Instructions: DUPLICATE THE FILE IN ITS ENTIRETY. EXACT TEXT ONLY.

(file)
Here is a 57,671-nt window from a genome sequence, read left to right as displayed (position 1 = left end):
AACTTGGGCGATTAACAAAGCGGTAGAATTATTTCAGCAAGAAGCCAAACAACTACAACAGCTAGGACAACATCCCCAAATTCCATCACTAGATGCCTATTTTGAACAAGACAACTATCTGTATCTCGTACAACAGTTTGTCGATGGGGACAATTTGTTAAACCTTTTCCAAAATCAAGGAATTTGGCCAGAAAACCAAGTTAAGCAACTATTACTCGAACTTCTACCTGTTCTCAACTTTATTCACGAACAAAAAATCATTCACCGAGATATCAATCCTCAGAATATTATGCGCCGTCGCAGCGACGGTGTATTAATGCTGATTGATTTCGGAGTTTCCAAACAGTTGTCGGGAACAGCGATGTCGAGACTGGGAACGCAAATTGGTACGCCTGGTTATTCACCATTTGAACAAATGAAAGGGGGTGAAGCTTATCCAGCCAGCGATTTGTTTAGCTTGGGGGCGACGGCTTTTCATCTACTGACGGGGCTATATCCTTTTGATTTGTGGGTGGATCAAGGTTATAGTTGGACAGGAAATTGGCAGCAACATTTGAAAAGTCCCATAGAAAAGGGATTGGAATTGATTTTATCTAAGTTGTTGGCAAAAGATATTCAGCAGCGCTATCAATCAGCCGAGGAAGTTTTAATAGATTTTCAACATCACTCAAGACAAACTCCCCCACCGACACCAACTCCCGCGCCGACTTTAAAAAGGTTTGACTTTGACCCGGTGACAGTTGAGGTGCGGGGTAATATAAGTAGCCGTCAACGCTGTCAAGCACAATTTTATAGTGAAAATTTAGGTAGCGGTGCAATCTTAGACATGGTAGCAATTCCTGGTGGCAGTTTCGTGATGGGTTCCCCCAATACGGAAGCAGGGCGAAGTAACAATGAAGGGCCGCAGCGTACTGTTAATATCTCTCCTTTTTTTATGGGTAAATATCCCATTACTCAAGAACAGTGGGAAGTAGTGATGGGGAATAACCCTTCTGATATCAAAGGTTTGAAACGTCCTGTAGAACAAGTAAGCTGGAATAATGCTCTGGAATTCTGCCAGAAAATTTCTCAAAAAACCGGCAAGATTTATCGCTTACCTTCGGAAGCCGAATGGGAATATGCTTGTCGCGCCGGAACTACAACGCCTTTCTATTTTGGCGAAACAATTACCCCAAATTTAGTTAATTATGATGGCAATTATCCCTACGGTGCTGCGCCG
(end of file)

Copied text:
Here is a 57,671-nt window from a genome sequence, read left to right as displayed (position 1 = left end):
AACTTGGGCGATTAACAAAGCGGTAGAATTATTTCAGCAAGAAGCCAAACAACTACAACAGCTAGGACAACATCCCCAAATTCCATCACTAGATGCCTATTTTGAACAAGACAACTATCTGTATCTCGTACAACAGTTTGTCGATGGGGACAATTTGTTAAACCTTTTCCAAAATCAAGGAATTTGGCCAGAAAACCAAGTTAAGCAACTATTACTCGAACTTCTACCTGTTCTCAACTTTATTCACGAACAAAAAATCATTCACCGAGATATCAATCCTCAGAATATTATGCGCCGTCGCAGCGACGGTGTATTAATGCTGATTGATTTCGGAGTTTCCAAACAGTTGTCGGGAACAGCGATGTCGAGACTGGGAACGCAAATTGGTACGCCTGGTTATTCACCATTTGAACAAATGAAAGGGGGTGAAGCTTATCCAGCCAGCGATTTGTTTAGCTTGGGGGCGACGGCTTTTCATCTACTGACGGGGCTATATCCTTTTGATTTGTGGGTGGATCAAGGTTATAGTTGGACAGGAAATTGGCAGCAACATTTGAAAAGTCCCATAGAAAAGGGATTGGAATTGATTTTATCTAAGTTGTTGGCAAAAGATATTCAGCAGCGCTATCAATCAGCCGAGGAAGTTTTAATAGATTTTCAACATCACTCAAGACAAACTCCCCCACCGACACCAACTCCCGCGCCGACTTTAAAAAGGTTTGACTTTGACCCGGTGACAGTTGAGGTGCGGGGTAATATAAGTAGCCGTCAACGCTGTCAAGCACAATTTTATAGTGAAAATTTAGGTAGCGGTGCAATCTTAGACATGGTAGCAATTCCTGGTGGCAGTTTCGTGATGGGTTCCCCCAATACGGAAGCAGGGCGAAGTAACAATGAAGGGCCGCAGCGTACTGTTAATATCTCTCCTTTTTTTATGGGTAAATATCCCATTACTCAAGAACAGTGGGAAGTAGTGATGGGGAATAACCCTTCTGATATCAAAGGTTTGAAACGTCCTGTAGAACAAGTAAGCTGGAATAATGCTCTGGAATTCTGCCAGAAAATTTCTCAAAAAACCGGCAAGATTTATCGCTTACCTTCGGAAGCCGAATGGGAATATGCTTGTCGCGCCGGAACTACAACGCCTTTCTATTTTGGCGAAACAATTACCCCAAATTTAGTTAATTATGATGGCAATTATCCCTACGGTGCTGCGCCG